Bring out the trigger warnings and safe spaces, folks. Some people get offended really easily. And by some people, I mean New York Daily News writer Gersh Kuntzman. Several weeks ago after the Orlando shooting, Kuntzman decided to go shooting with an AR-15. And by shooting, I mean gingerly pulling the trigger and recoiling in horror every time a real bullet! *gasp* came out of the gun. He left the range claiming he was “terrified, anxious, and irritable.” Apparently firing a weapon at a range can give people PTSD. And by people, I mean wimps with a liberal narrative to advance.
It took Kuntzman three weeks to recover from his “PTSD” enough to get offended and terrified by something else. Now, he claims to be offended by the old classic “God Bless America.” I’m beginning to believe that firing the AR-15 may have actually done something to Kuntzman’s brain. He came out of his safe space long enough to write a column about it for the New York Daily News, which I will cite portions of and comment on them for your reading pleasure.
“It’s time for God to stop blessing America during the seventh-inning stretch.”
Okay, hold it right there. I had no idea that God only blessed us when we stood up in a baseball stadium and asked for it. If this is the case, I recommend singing God Bless America between every inning. We clearly could use more blessings from above. Have you seen our Presidential candidates?
“Welcome to the July 4 holiday weekend — when once again, baseball fans will be assaulted by the saccharine-sweet non-anthem “God Bless America” at stadia all over this great land.”
Happy Independence Day to you too, Gersh! But “saccharine-sweet” and “stadia?” Did you have a quota of important sounding words you had to fulfill this week? Or were you just trying to sound more educated than everyone else? Either way, it makes you sound like a jerk. Which you probably are, but I digress. Also, what’s this “assaulted” business? Last time I checked, no one is forced to sing God Bless America. You could leave the stadium or put in earplugs to prevent your tender feelings from being hurt, but what do I know?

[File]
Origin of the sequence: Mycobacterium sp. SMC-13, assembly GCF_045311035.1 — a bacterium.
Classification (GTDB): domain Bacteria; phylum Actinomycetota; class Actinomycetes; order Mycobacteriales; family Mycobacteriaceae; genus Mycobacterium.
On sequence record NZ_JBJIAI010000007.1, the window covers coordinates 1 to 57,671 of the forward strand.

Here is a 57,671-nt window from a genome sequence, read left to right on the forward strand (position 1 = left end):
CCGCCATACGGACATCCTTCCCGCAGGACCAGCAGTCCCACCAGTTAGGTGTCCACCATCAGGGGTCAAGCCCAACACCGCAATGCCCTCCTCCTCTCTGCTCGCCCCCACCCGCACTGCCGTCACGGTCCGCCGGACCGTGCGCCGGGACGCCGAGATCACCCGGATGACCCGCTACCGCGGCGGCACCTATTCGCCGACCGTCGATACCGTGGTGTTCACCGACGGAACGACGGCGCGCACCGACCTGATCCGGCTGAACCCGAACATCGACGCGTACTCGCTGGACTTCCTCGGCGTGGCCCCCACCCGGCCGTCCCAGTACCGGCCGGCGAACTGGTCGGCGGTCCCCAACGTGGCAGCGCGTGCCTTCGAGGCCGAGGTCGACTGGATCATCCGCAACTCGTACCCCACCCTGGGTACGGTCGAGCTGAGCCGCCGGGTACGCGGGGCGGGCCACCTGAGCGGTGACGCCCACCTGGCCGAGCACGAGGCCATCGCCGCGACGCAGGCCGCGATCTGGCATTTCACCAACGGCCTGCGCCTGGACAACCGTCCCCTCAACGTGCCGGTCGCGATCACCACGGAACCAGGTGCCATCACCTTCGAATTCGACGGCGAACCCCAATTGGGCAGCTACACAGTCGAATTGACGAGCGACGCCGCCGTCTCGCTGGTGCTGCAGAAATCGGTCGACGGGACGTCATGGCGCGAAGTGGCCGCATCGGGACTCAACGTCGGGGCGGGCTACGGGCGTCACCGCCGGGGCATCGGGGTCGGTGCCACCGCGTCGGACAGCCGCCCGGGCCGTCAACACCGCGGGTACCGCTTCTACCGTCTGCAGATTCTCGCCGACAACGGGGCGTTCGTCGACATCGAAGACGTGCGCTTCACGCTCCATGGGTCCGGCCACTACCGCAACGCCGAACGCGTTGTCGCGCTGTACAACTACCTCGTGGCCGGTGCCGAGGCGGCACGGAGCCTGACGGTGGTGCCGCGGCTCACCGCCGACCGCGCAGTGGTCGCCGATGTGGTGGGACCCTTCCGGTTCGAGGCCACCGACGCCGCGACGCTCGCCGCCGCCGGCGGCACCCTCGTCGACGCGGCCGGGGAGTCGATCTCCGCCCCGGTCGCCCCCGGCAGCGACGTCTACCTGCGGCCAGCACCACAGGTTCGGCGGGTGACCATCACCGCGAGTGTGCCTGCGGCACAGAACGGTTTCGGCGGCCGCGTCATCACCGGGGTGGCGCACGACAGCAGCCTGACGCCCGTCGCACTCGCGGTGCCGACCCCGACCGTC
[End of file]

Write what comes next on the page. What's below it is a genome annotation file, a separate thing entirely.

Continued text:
“But no matter which home team you root, root, root for, “God Bless America” should be sent permanently to the bench.”
Lame baseball metaphor alert. Please go sit in the corner and think about what you wrote.
“Now, don’t get me wrong: When Major League Baseball ordered all teams to play the patriotic jingle after 9/11, I didn’t immediately object. Standing with my fellow fans, as one, and singing a paean to our country provided catharsis, comfort and shared heartache.”
Thank you for providing this disclaimer. I am glad you at least pretended to be a patriotic person after a major terrorist attack. Quick suggestion: if God Bless America provides “catharsis and comfort,” you could play it every time you fire an AR-15. It might help with your “PTSD.”
“Part of my outrage stems from ponderous Mussolini-esque introduction of the song, when fans are asked to rise, remove their caps and place them over their hearts.”
Hahahahahahahahahahaha. *breathes* Hahahahahahahahahaha. “Ponderous Mussolini-esque introduction.” Bro, do you even realize what you just wrote? Don’t fire any more AR-15s. They’re bad for your mental health. I would comment more on this, but I can’t stop laughing long enough to write.
“The song still embodies great things about America, but also our worst things: self-righteousness, forced piety, earnest self-reverence, foam.”
Are you even serious here? I’m still hoping that this is a parody column. It’s got to be a parody column.
“So this July 4, join me at the Church of Baseball by not rising and not doffing your cap for a song that is not the national anthem of a nation that is not uniquely blessed by some deity that doesn’t exist anyway. If you want to thank God for blessing America, you can do it on Sunday in the other church.”
Ah, finally we see some bravery. Kuntzman will courageously stay seated with his hat on during the next performance of God Bless America. But what if this offends people near him? What if they feel like he is displaying “self-righteousness and earnest self-reverence?”
In all seriousness, this paragraph gets to the root all of atheist complaints about patriotic mentions of God. They don’t want to hear about God in the public square, because it reminds them that God actually may exist, and that they may actually be accountable to Him for their actions. My prayers are with Kuntzman, both for his speedy recovery from his “PTSD,” and that he may soon grow a thicker skin.